Insights

Is Elon Musk Moving the Goalposts for His Twitter Deal?

When Elon Musk offered to take Twitter (NYSE: TWTR) private, he pledged $21 billion of his personal wealth to the deal. The Tesla (NASDAQ: TSLA) CEO already sold about $8 billion of his stock in the electric vehicle company, so he will most certainly have some skin in the game. But Musk is also looking for private equity firms to contribute some cash to the deal, shrinking his own cash investment and potential ownership stake even further.
What does he really want from this controversial deal?
The original deal structure
Let’s start with the original ownership structure of the proposed Twitter buyout:
A consortium of banks agreed to inject $13 billion in loans secured against the Twitter business.
Another $12.5 billion in bank loans is backed by Musk’s Tesla stock.
Finally, $21 billion of the price tag will be paid out of Musk’s pocket.
In Tweets made after the deal announcement and the subsequent Tesla stock sales, Musk has said that he won’t sell any more stock in support of this buyout. That sounds strange to me because this man has a history of keeping his wealth locked up in stock and other assets, to the point where he often needs to sell shares to maintain his lifestyle, pay taxes, and cover other basic needs. In fact, he moved from California to Texas just to keep the tax agencies further away from the capital gains on his stock sales.
Musk said he would finance the rest of his Twitter investment in a way that doesn’t involve selling Tesla shares. This way, he’d end up owning roughly 45% of Tesla outright, and another 27% stake comes with an asterisk, being tied to stock-supported bank loans.
Image source: Getty Images.

What’s new?
Musk is looking for more buyout partners. According to Reuters, he’s talking to a large number of private investment firms, fellow billionaires, and hedge funds that might want to own a piece of the microblogging service.
Specifically, he has offered these potential partners preferred equity stakes in the privately held version of Twitter, giving them both stock-like interests in the company’s equity value and annual or quarterly interest payouts, much like a normal dividend.
Furthermore, some of Twitter’s current shareholders may choose to convert their holdings into one of those preferred equity packages. Former Twitter leader and current Square (NYSE: SQ) CEO Jack Dorsey is reportedly thinking about it. Dorsey is Twitter’s seventh-largest shareholder today, so that move alone could lower Musk’s cash expenses by a significant margin.
So what’s the big idea?
It looks like Elon Musk isn’t interested in taking absolutely full control of Twitter. And Twitter’s free cash flows were a negative $380 million in 2021, based on top-line revenues of $5.1 billion. That was the worst cash-flow result in Twitter’s history as a public company:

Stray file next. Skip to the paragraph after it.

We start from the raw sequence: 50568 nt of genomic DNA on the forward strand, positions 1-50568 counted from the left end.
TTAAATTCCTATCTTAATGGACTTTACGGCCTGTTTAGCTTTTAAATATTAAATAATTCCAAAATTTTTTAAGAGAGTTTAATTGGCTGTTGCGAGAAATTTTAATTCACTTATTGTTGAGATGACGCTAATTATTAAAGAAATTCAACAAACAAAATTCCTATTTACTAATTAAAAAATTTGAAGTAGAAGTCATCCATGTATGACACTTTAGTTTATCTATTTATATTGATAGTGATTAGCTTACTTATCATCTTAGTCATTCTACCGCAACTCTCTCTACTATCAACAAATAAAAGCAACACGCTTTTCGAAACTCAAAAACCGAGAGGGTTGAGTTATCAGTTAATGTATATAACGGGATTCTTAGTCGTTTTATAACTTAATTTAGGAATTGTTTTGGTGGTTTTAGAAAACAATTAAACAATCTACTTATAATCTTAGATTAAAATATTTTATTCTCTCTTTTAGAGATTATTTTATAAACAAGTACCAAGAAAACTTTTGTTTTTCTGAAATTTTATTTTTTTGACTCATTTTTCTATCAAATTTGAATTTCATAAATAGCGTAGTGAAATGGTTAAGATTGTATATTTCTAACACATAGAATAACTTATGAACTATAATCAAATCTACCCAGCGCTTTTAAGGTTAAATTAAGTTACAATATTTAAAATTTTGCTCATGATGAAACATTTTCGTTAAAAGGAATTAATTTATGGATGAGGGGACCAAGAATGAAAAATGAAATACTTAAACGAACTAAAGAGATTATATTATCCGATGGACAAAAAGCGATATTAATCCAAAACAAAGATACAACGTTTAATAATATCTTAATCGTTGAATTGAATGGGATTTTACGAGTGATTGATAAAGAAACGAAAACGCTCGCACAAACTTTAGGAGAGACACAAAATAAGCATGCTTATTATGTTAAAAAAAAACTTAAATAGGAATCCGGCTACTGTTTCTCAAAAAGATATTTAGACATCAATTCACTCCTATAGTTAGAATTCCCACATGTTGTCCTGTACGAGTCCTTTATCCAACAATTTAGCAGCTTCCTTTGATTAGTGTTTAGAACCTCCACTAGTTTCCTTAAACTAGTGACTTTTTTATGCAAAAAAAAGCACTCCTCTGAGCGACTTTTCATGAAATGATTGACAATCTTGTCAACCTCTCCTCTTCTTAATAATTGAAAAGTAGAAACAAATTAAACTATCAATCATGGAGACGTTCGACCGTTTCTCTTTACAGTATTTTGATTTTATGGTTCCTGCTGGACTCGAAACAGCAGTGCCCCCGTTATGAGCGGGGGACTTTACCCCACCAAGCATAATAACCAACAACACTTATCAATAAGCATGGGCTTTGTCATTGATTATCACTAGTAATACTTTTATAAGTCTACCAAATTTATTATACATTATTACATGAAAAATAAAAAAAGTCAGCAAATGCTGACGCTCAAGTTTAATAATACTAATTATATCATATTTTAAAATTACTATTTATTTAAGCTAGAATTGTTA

TWTR free cash flow data by YCharts.

So Musk isn’t grabbing a fully operational cash machine that surely will pay for itself, either.
Musk’s official explanation is that he wants to make Twitter a “politically neutral” platform where free speech can thrive on a global scale. For the most part, that means curbing Twitter’s current restrictions on right-wing firebrands. He also wants to make it a more human messaging system, where automatic bots and marketing spam aren’t welcome. I wish him luck in chasing these contradictory goals.
But in securing the bank deals behind his bid, Musk also promised to improve Twitter’s financial footing. He’ll limit executive pay and board member compensation, and will also seek new ways to monetize Twitter’s traffic.
Again, that vision seems to be in conflict with the ambition to limit marketing and ad traffic. He might want to boost the Twitter Blue premium subscription tier by banning ads from that service tier. Musk also told the banks that he’d like to charge other websites and services a fee for quoting tweets from verified accounts. In my view, that would be a highly effective way to stop people from quoting viral tweets, killing the platform’s mass-market visibility in the long run.
Why investors should care
To some extent, it doesn’t really matter why Elon Musk is buying Twitter. As long as he remains committed to the deal until all the necessary regulatory approvals and shareholder votes have been secured, every Twitter holder will get their $54.20 per share as the world keeps on turning.
But the more Musk fiddles with the financing structure, the less I believe that he will stay the course. And I’m not alone.
Twitter’s stock has not traded at anything like the promised cash payout since the deal was announced. Today, the stock stands roughly 9.5% below the buyout offer. In other words, many investors worry that the deal will be tripped up before closing. That risk is included in the market price.
Of course, I could be wrong. If you’re sure that Twitter will be in Elon Musk’s pocket by the end of the year, a 9.5% merger arbitrage return is nothing to sneeze at. I’m just happier on the sidelines as Musk’s Twitter drama plays out.
Anders Bylund has positions in Tesla. The Motley Fool has positions in and recommends Block, Inc., Tesla, and Twitter. The Motley Fool has a disclosure policy. –